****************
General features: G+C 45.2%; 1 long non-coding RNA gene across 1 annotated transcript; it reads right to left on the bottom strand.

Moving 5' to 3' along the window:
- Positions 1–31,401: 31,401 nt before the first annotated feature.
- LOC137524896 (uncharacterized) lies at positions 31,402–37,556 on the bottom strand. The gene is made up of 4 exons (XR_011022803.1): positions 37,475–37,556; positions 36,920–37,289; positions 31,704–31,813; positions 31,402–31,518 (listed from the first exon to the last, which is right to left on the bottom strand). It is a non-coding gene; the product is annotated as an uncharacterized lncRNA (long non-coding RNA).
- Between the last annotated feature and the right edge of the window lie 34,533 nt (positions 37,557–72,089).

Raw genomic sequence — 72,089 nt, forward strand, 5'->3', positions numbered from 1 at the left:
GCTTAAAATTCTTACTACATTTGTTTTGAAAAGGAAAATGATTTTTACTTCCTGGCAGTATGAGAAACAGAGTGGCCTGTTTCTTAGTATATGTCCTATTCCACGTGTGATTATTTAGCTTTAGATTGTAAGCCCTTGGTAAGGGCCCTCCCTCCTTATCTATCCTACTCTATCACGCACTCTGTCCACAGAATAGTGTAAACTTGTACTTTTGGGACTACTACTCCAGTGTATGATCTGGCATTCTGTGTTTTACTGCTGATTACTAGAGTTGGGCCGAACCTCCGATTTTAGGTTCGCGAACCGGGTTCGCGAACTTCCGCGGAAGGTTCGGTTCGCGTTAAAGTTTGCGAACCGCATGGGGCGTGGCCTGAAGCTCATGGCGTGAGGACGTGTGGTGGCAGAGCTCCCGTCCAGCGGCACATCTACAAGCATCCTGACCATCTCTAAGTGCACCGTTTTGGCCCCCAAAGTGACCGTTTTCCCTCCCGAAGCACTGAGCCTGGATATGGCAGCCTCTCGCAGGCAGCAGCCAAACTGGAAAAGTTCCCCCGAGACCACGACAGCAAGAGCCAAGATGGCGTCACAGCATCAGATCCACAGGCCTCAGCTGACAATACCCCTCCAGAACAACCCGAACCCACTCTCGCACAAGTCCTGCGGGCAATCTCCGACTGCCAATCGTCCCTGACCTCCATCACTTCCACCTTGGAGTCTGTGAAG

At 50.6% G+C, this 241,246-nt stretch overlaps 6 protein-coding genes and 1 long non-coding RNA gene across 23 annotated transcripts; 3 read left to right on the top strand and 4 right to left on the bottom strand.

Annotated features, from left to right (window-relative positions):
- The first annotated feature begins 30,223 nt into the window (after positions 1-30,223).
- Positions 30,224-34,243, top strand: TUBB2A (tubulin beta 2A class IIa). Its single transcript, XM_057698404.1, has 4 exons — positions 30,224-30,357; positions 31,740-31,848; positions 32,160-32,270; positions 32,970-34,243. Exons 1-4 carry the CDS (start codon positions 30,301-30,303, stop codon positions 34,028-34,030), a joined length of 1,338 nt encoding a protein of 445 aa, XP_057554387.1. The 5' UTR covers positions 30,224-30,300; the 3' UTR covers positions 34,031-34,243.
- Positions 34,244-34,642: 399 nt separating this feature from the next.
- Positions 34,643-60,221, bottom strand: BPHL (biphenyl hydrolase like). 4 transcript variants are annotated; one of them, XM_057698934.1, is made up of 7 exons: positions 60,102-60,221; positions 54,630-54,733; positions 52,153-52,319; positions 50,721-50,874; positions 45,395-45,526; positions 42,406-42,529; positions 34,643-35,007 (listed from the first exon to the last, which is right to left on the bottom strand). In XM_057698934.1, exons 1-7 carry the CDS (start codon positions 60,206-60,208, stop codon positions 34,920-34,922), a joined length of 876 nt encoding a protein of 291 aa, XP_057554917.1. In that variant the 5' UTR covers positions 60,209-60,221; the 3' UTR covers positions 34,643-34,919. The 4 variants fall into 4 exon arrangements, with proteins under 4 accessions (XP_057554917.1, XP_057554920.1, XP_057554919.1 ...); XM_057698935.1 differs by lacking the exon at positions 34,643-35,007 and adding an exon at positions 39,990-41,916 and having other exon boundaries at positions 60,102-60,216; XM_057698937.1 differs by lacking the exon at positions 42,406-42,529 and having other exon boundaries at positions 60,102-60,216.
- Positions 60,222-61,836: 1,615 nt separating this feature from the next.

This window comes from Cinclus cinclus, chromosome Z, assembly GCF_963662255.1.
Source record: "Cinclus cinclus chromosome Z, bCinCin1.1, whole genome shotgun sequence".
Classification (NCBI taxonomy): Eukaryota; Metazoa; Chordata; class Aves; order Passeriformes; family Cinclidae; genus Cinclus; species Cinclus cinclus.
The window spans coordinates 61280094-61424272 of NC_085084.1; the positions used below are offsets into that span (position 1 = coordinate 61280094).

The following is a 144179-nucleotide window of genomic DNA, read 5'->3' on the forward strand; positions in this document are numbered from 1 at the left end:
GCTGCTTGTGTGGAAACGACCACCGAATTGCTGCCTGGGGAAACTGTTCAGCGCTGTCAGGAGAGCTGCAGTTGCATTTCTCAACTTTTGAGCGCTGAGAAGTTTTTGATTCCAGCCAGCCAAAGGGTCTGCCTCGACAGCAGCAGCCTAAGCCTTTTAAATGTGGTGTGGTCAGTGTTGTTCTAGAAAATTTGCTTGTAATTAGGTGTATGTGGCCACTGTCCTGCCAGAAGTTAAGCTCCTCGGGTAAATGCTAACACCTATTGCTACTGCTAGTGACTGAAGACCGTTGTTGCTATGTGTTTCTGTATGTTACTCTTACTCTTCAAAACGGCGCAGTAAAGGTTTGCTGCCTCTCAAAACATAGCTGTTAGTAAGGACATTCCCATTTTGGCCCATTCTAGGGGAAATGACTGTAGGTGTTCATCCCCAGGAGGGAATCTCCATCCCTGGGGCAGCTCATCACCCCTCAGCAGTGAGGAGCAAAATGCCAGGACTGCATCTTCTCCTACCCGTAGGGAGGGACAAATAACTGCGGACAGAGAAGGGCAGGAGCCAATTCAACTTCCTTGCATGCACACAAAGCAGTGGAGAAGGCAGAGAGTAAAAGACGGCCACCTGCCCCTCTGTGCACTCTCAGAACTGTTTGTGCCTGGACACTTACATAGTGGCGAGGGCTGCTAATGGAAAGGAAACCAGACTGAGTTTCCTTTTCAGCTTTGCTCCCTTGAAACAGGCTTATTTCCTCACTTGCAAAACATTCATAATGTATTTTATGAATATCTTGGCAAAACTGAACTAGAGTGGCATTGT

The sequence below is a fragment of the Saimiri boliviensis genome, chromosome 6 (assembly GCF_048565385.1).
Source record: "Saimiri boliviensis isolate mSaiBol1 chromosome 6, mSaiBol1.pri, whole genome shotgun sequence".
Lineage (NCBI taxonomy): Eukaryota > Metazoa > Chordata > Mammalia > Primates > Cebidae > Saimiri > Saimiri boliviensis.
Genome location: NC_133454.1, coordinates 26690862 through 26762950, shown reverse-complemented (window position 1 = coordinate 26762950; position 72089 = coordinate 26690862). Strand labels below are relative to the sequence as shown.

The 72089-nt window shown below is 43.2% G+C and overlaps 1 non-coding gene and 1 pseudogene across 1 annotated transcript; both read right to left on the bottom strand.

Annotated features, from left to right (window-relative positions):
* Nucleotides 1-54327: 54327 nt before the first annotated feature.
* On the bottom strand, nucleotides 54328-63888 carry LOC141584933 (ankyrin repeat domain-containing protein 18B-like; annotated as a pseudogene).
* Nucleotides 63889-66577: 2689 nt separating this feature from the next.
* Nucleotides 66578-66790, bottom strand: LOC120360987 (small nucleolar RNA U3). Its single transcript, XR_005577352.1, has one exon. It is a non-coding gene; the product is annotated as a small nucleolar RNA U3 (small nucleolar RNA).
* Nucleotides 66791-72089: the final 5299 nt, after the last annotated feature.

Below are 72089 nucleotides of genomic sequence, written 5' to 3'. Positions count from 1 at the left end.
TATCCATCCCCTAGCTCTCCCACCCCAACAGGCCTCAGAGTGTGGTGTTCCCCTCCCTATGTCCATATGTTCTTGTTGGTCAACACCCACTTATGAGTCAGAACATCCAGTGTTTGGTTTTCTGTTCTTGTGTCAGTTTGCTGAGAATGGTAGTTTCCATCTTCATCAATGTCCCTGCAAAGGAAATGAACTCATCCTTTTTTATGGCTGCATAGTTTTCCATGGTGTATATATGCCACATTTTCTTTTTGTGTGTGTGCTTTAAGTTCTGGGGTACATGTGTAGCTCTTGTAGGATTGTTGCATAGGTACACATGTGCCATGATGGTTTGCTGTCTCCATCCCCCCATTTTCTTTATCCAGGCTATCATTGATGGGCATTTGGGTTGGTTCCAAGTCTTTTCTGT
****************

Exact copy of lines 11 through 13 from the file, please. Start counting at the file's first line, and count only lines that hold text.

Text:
- Positions 30,224-34,243, top strand: TUBB2A (tubulin beta 2A class IIa). Its single transcript, XM_057698404.1, has 4 exons — positions 30,224-30,357; positions 31,740-31,848; positions 32,160-32,270; positions 32,970-34,243. Exons 1-4 carry the CDS (start codon positions 30,301-30,303, stop codon positions 34,028-34,030), a joined length of 1,338 nt encoding a protein of 445 aa, XP_057554387.1. The 5' UTR covers positions 30,224-30,300; the 3' UTR covers positions 34,031-34,243.
- Positions 34,244-34,642: 399 nt separating this feature from the next.
- Positions 34,643-60,221, bottom strand: BPHL (biphenyl hydrolase like). 4 transcript variants are annotated; one of them, XM_057698934.1, is made up of 7 exons: positions 60,102-60,221; positions 54,630-54,733; positions 52,153-52,319; positions 50,721-50,874; positions 45,395-45,526; positions 42,406-42,529; positions 34,643-35,007 (listed from the first exon to the last, which is right to left on the bottom strand). In XM_057698934.1, exons 1-7 carry the CDS (start codon positions 60,206-60,208, stop codon positions 34,920-34,922), a joined length of 876 nt encoding a protein of 291 aa, XP_057554917.1. In that variant the 5' UTR covers positions 60,209-60,221; the 3' UTR covers positions 34,643-34,919. The 4 variants fall into 4 exon arrangements, with proteins under 4 accessions (XP_057554917.1, XP_057554920.1, XP_057554919.1 ...); XM_057698935.1 differs by lacking the exon at positions 34,643-35,007 and adding an exon at positions 39,990-41,916 and having other exon boundaries at positions 60,102-60,216; XM_057698937.1 differs by lacking the exon at positions 42,406-42,529 and having other exon boundaries at positions 60,102-60,216.